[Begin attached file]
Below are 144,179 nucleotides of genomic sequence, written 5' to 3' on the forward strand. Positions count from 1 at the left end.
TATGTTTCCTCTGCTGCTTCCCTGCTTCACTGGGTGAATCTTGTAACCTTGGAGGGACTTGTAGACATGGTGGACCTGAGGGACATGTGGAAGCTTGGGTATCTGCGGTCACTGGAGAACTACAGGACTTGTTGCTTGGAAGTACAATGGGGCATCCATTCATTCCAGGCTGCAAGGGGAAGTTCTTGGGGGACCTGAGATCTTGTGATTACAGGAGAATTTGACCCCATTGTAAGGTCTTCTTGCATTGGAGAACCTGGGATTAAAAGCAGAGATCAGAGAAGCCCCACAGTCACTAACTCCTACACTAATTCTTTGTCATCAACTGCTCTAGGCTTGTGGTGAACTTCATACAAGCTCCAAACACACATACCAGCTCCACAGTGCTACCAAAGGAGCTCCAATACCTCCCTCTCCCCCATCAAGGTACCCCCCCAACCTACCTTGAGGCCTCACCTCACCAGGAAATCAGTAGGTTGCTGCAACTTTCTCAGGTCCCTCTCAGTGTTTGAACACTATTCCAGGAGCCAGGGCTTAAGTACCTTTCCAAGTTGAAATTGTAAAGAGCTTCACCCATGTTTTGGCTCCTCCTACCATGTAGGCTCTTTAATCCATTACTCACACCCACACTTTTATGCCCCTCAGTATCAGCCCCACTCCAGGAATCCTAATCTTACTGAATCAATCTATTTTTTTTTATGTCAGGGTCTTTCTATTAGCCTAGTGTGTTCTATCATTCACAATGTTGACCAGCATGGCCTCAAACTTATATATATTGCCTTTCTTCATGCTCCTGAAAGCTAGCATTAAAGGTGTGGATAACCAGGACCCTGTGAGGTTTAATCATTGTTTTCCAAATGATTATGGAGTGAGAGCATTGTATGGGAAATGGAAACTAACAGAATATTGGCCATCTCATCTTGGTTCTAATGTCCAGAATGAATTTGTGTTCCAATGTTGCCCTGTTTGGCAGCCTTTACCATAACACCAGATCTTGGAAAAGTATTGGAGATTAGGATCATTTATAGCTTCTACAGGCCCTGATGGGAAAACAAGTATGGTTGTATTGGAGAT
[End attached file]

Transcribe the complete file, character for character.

Below are 144,179 nucleotides of genomic sequence, written 5' to 3' on the forward strand. Positions count from 1 at the left end.
TATGTTTCCTCTGCTGCTTCCCTGCTTCACTGGGTGAATCTTGTAACCTTGGAGGGACTTGTAGACATGGTGGACCTGAGGGACATGTGGAAGCTTGGGTATCTGCGGTCACTGGAGAACTACAGGACTTGTTGCTTGGAAGTACAATGGGGCATCCATTCATTCCAGGCTGCAAGGGGAAGTTCTTGGGGGACCTGAGATCTTGTGATTACAGGAGAATTTGACCCCATTGTAAGGTCTTCTTGCATTGGAGAACCTGGGATTAAAAGCAGAGATCAGAGAAGCCCCACAGTCACTAACTCCTACACTAATTCTTTGTCATCAACTGCTCTAGGCTTGTGGTGAACTTCATACAAGCTCCAAACACACATACCAGCTCCACAGTGCTACCAAAGGAGCTCCAATACCTCCCTCTCCCCCATCAAGGTACCCCCCCAACCTACCTTGAGGCCTCACCTCACCAGGAAATCAGTAGGTTGCTGCAACTTTCTCAGGTCCCTCTCAGTGTTTGAACACTATTCCAGGAGCCAGGGCTTAAGTACCTTTCCAAGTTGAAATTGTAAAGAGCTTCACCCATGTTTTGGCTCCTCCTACCATGTAGGCTCTTTAATCCATTACTCACACCCACACTTTTATGCCCCTCAGTATCAGCCCCACTCCAGGAATCCTAATCTTACTGAATCAATCTATTTTTTTTTATGTCAGGGTCTTTCTATTAGCCTAGTGTGTTCTATCATTCACAATGTTGACCAGCATGGCCTCAAACTTATATATATTGCCTTTCTTCATGCTCCTGAAAGCTAGCATTAAAGGTGTGGATAACCAGGACCCTGTGAGGTTTAATCATTGTTTTCCAAATGATTATGGAGTGAGAGCATTGTATGGGAAATGGAAACTAACAGAATATTGGCCATCTCATCTTGGTTCTAATGTCCAGAATGAATTTGTGTTCCAATGTTGCCCTGTTTGGCAGCCTTTACCATAACACCAGATCTTGGAAAAGTATTGGAGATTAGGATCATTTATAGCTTCTACAGGCCCTGATGGGAAAACAAGTATGGTTGTATTGGAGAT